Wednesday, October 23, 2013

HML #28 Paid Off And Looking Towards 2014

HML #28 was paid off on Friday. This loan was started just a few months ago in August and, at the time, we knew it was going to be a short loan. Out biggest borrower is not buying much these days because he feels people are paying too much at the foreclosure auctions. As a result, my partner has $1.2 million sitting around waiting to be re-invested and where I normally have four loans outstanding at any one time, I currently only have one.

This payoff was also strange in that this was the first time in the 7 or 8 years I have been doing this that I was required to go to the title agency and sign documents. As a mortgage holder that is being paid off, there isn't anything I normally have to sign and for those few things that do require a signature, my partner and I have a loan servicing agreement that gives him permission to act on my behalf. However, this particular title company was very picky and didn't want to accept that document, so I had to rush around a bit last week to locate a local branch of the title company, sign some documents and have them overnighted to the closing title company in California.

I've been thinking about the Houston apartment lately. The property is performing nicely now and I think management will look at putting the property up for sale near the end of the year or beginning of next year. Investors were guaranteed at least a 9% annualized return and the last time we received a profit distribution was October of 2009, so a sale would give us 4 years of accrued interest plus our share of whatever profit we make from the sale over our purchase price.

I'm trying to plan how to reinvest my money once this investment is over. (I know, I'm counting my chickens before they hatch.) I'm not sure I want to reinvest in an apartment complex right now. I do like the idea of apartment investing and plan to do it again in the future, but I'm not sure it's the next investment I want to make. For one, it's become clear that the performance of apartments is closely tied to the economic situation of the area. That's obvious and holds true for any real estate investment, but what this investment has shown me is that, because apartments have many tenants, a widespread economic downturn can result in the loss of many tenants. That can cause a cascade effect where property income drops and operating expenses don't get paid and investors can't get scheduled distributions.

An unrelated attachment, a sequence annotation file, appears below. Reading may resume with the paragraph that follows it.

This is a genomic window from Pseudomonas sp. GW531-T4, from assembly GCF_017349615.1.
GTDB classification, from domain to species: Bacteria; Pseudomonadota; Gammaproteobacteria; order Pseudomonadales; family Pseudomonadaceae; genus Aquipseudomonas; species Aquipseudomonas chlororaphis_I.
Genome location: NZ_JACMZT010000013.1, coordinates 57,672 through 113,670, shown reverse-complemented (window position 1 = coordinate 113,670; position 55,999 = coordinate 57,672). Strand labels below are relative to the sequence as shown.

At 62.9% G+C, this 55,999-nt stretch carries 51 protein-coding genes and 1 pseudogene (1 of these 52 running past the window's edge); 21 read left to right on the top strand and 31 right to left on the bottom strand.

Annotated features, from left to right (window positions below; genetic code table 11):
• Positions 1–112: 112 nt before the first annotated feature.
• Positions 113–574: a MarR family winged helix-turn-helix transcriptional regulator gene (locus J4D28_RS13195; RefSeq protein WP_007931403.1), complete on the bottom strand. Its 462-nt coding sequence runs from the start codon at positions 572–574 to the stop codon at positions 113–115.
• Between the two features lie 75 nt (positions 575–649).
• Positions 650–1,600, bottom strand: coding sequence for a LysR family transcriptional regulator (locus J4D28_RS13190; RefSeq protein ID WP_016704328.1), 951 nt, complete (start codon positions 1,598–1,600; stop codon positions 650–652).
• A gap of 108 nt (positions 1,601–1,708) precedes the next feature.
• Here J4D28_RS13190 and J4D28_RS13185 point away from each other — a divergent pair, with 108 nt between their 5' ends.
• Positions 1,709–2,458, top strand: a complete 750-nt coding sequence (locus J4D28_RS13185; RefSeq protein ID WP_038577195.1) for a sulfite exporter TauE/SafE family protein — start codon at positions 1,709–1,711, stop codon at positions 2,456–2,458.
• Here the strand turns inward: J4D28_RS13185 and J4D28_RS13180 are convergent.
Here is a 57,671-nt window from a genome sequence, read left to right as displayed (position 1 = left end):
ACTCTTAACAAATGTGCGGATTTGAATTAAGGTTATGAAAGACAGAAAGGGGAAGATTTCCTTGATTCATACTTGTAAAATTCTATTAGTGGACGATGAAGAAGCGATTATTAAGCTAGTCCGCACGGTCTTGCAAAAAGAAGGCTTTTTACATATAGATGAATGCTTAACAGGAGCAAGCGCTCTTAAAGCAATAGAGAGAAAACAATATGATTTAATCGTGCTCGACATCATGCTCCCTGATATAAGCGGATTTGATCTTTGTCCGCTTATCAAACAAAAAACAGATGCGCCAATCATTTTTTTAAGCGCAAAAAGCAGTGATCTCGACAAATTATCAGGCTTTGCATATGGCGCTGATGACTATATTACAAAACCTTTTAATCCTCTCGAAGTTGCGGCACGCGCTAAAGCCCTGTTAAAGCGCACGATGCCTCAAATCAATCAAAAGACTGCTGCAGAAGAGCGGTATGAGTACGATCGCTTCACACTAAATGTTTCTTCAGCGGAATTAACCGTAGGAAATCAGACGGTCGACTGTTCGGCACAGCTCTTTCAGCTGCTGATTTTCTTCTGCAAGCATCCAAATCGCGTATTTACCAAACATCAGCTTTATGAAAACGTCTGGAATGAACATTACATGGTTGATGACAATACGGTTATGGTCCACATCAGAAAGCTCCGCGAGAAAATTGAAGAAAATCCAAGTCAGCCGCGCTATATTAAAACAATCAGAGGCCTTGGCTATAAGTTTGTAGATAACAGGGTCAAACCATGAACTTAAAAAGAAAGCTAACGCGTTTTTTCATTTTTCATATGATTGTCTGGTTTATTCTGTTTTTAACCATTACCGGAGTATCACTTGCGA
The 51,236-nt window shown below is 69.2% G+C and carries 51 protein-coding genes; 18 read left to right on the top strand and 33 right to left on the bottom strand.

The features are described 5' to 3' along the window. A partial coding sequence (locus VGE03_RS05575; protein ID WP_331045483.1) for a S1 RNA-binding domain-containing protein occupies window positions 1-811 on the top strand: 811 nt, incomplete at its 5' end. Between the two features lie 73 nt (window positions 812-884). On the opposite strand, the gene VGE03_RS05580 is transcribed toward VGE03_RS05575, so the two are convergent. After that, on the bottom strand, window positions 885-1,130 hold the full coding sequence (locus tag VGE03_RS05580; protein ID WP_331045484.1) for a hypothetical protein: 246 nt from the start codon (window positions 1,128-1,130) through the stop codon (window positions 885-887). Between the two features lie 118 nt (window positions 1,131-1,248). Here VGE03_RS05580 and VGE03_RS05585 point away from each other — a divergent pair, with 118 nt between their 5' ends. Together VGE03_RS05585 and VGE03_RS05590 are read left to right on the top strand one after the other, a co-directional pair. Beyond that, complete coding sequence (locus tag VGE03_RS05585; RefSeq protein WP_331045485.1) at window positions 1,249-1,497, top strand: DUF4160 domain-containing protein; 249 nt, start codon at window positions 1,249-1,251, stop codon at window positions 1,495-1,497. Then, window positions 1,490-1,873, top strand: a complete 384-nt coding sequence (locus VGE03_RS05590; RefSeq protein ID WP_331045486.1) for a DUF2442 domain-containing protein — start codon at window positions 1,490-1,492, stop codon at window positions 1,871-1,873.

Which brings me to my second point: apartments really are a business. They have operating expenses that have to be paid and maintenance and other activities to manage. As an investor, I didn't really have to deal with the day to day administration of such things because we have a management team that handles that. However, as was the case with this property, if things go downhill for a while, investors may be asked to contribute more money to help keep the business afloat. This is in contrast to investing money in a mortgage, where someone just sends you a check every month and a call for more money would be very rare. True, you may have to foreclose and then the mortgage investment can become like a business in that you'll have expenses like fix up and repair costs to sell the property. But on the whole, I think mortgage investing is a lot more hands-off than apartment investing. It also seems the cash flow is more stable, although that may just be due to the quality of the borrowers my partner deals with.

Overall, I think apartments tend to be more of an investment for those looking to get capital gains rather than monthly cashflow. I'm reasonably sure that, had I made this investment in a strong economy and did not have to suffer through 4 years of no cash flow, I would have a different opinion. In a strong economy, apartments probably do provide a robust cash flow. However, at this point in my investing career, I'm more interested in dependable cash flow than capital gains, so I'm leaning towards reinvesting these funds into hard money loans.


Another Investor said...

The general partner overpaid for this property. Had they understood the nature of the NOI and its variability, they would have applied a higher cap rate. The seller would not have accepted that offer, because there was another overly optimistic buyer in line behind your partnership. However, you and the rest of the partners would not be in this situation now.

You are absolutely correct in your observation that apartments are a business. Operating apartments is management intensive. The GP's team had experience, but they either were not familiar with the local market or they were just overly optimistic with the numbers. Replacing sloppy management helps, but if the fundamentals aren't there, it's not enough.

Shaun said...

You know, I bet if I go back and look at all the comments you've left year over the years, I would not find a single one approving any investment I've ever made. And yet, I've only lost money on one.

Another Investor said...

On the contrary. You are doing very well with your hard money lending. You found some good people to work with. You did ok with most of your local stuff, although I don't recall all the details. I never liked your Oklahoma investment, though, but it was an interesting experiment.

We have all learned a lot since, when was it when you started this blog, 2005? We are much better investors than at the peak of the market.

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